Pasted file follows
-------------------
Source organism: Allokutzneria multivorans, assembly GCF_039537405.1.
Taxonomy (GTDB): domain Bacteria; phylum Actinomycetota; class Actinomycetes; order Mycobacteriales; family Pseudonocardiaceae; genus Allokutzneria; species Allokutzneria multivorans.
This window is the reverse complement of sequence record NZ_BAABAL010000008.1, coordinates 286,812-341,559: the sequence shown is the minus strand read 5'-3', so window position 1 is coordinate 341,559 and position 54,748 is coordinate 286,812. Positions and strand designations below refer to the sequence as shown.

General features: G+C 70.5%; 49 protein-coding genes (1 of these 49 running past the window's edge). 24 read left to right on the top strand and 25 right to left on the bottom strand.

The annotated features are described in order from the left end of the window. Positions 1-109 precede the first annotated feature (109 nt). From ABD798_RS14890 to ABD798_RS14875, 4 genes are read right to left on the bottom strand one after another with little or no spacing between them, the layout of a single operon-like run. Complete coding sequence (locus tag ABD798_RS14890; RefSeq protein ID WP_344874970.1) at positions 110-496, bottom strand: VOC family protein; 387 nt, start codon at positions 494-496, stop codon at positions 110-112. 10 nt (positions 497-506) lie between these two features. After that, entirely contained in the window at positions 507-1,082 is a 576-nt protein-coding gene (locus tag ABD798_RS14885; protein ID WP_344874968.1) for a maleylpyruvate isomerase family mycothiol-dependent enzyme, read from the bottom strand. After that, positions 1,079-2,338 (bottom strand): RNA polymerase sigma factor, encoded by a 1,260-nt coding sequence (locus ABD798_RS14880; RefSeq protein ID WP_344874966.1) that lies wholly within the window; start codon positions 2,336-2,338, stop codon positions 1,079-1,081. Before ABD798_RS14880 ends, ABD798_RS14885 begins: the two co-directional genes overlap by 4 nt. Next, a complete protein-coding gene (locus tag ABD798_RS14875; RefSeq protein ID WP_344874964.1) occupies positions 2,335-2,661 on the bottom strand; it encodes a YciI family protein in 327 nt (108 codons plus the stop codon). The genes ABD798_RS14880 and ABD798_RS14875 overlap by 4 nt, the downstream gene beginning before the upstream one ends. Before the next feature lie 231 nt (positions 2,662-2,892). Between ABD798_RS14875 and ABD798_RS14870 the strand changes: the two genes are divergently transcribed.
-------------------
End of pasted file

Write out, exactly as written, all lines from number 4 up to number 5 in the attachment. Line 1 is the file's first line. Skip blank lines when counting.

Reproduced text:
General features: G+C 70.5%; 49 protein-coding genes (1 of these 49 running past the window's edge). 24 read left to right on the top strand and 25 right to left on the bottom strand.

The annotated features are described in order from the left end of the window. Positions 1-109 precede the first annotated feature (109 nt). From ABD798_RS14890 to ABD798_RS14875, 4 genes are read right to left on the bottom strand one after another with little or no spacing between them, the layout of a single operon-like run. Complete coding sequence (locus tag ABD798_RS14890; RefSeq protein ID WP_344874970.1) at positions 110-496, bottom strand: VOC family protein; 387 nt, start codon at positions 494-496, stop codon at positions 110-112. 10 nt (positions 497-506) lie between these two features. After that, entirely contained in the window at positions 507-1,082 is a 576-nt protein-coding gene (locus tag ABD798_RS14885; protein ID WP_344874968.1) for a maleylpyruvate isomerase family mycothiol-dependent enzyme, read from the bottom strand. After that, positions 1,079-2,338 (bottom strand): RNA polymerase sigma factor, encoded by a 1,260-nt coding sequence (locus ABD798_RS14880; RefSeq protein ID WP_344874966.1) that lies wholly within the window; start codon positions 2,336-2,338, stop codon positions 1,079-1,081. Before ABD798_RS14880 ends, ABD798_RS14885 begins: the two co-directional genes overlap by 4 nt. Next, a complete protein-coding gene (locus tag ABD798_RS14875; RefSeq protein ID WP_344874964.1) occupies positions 2,335-2,661 on the bottom strand; it encodes a YciI family protein in 327 nt (108 codons plus the stop codon). The genes ABD798_RS14880 and ABD798_RS14875 overlap by 4 nt, the downstream gene beginning before the upstream one ends. Before the next feature lie 231 nt (positions 2,662-2,892). Between ABD798_RS14875 and ABD798_RS14870 the strand changes: the two genes are divergently transcribed.